“I want it all and I want it now,” Freddie Mercury sang, and as consumers, we’re with him all the way. The demand for speedy receipt of goods we’ve bought is such that, in a piece of research conducted by McKinsey in Germany, France, Sweden, and the UK, fifty percent of people surveyed said they would happily pay £6 or £7 for having same-day delivery of an item which cost them £59. This attitude, which also demands more and more specific time slots when items will arrive may be contributing significantly to the levels of congestion and pollution on our roads.
A few weeks ago I caused a little bit of upset among cyclists by suggesting that the congestion problem facing our larger conurbations may be being made worse by the reduction of tarmac available to other road users. Less available road space, I mused, could mean more snarl-ups and more stationery traffic. I wasn’t, as was being suggested, blaming cyclists for congestion but I was questioning the impact of cycle and bus lanes on traffic flows and saying that more research was needed. It was therefore very interesting to listen to some extremely learned evidence put before the Transport Select Committee recently on precisely this subject.
Professor Tom Cherrett, Professor of Logistics and Transport Management at the University of Southampton, said that Transport for London has concluded there has been significant reduction in what they call network capacity, ie tarmac, because bus and cycle lanes are prioritised. Professor Cherrett said there has been a 30% loss in terms of proportion of network capacity for private motorised vehicles. Now in recent years the amount of traffic has stayed largely constant, fallen slightly in fact, while congestion has gone up. Surely, logic would dictate that the lack of available road space must be a factor. However, there’s another reason which came through loud and clear in the evidence session. Me and you.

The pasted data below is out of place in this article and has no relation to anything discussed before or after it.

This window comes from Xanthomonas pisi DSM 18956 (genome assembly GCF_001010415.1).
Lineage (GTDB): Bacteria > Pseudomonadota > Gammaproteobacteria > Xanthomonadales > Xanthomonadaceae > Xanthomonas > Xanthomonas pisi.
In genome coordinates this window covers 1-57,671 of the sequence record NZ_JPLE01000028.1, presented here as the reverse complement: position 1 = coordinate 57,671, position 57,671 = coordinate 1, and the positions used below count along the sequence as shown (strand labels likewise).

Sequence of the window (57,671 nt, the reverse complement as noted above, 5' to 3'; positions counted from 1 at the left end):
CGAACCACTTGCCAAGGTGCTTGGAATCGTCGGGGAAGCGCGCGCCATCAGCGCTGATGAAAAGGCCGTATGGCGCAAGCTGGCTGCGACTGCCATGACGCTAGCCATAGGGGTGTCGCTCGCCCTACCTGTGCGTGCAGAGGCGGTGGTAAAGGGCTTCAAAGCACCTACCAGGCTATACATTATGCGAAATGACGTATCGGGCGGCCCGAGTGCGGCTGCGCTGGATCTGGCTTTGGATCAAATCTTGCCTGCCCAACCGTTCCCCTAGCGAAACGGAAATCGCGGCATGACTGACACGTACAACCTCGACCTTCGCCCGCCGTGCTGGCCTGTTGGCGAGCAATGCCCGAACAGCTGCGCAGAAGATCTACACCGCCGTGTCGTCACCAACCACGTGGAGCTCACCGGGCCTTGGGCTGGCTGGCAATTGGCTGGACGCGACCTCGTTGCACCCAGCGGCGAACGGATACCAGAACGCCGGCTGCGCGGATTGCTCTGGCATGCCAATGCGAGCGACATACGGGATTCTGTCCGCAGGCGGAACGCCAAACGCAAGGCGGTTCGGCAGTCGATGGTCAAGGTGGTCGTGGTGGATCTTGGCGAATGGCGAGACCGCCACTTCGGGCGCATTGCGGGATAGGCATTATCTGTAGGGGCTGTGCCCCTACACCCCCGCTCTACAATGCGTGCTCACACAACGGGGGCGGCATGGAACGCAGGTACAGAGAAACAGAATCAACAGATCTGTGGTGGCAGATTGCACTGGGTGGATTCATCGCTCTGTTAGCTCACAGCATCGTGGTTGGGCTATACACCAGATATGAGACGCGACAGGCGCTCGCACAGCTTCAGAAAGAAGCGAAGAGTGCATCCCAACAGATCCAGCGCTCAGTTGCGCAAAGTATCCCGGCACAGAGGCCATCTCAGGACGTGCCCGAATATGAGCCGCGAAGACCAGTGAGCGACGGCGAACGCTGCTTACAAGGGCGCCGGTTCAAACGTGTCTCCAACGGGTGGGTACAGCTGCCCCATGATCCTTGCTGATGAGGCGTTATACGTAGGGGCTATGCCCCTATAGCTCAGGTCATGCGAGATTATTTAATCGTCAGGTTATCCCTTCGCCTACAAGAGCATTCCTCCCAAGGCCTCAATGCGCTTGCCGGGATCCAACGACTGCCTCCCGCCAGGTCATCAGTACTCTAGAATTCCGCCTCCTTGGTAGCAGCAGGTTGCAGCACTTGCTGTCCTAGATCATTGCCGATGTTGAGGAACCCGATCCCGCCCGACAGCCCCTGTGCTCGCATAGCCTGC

Professor Cherrett then told us that 17% of vehicles in congestion zones are goods vehicles. And more than half of those are service vehicles like those driven by plumbers or heating engineers. However, of those vans making deliveries the vast majority are nowhere near full. In fact, the average delivery van is only loaded up to 38% of its capacity. Now it would be easy to criticise the courier firms for that, but as ever, it’s not that simple. In an eight or nine hour day the average parcel delivery van will make thirty-five stops in one of our major cities and only cover less than four miles. 70% of the driver’s delivery time will be on foot, meaning his van is parked up while he physically hands over the goods. That stop takes up road space which slows traffic. The reason he was originally only 38% full is because that is as much as he will be able to deliver in the allotted time. What’s more, as of today, 10%, of the parcel market is for same day delivery which is super efficient for us as consumers but again, means the driver’s van will only be carrying that day’s goods.
Retailers are under similar pressure to provide us with what we want right away. Twenty years ago there was a 60/40 split between selling space and storage space in the average shop. Today that figure is 80/20, which means more delivery vehicles are needed to replenish the shelves quickly because of our demands. Then, because there’s more traffic on the roads, while demand for quick delivery increases, the ability to meet that demand means more half-empty vans on the road, means more congestion, means a greater need for more vans to meet consumer need and so on, spiralling ever upwards.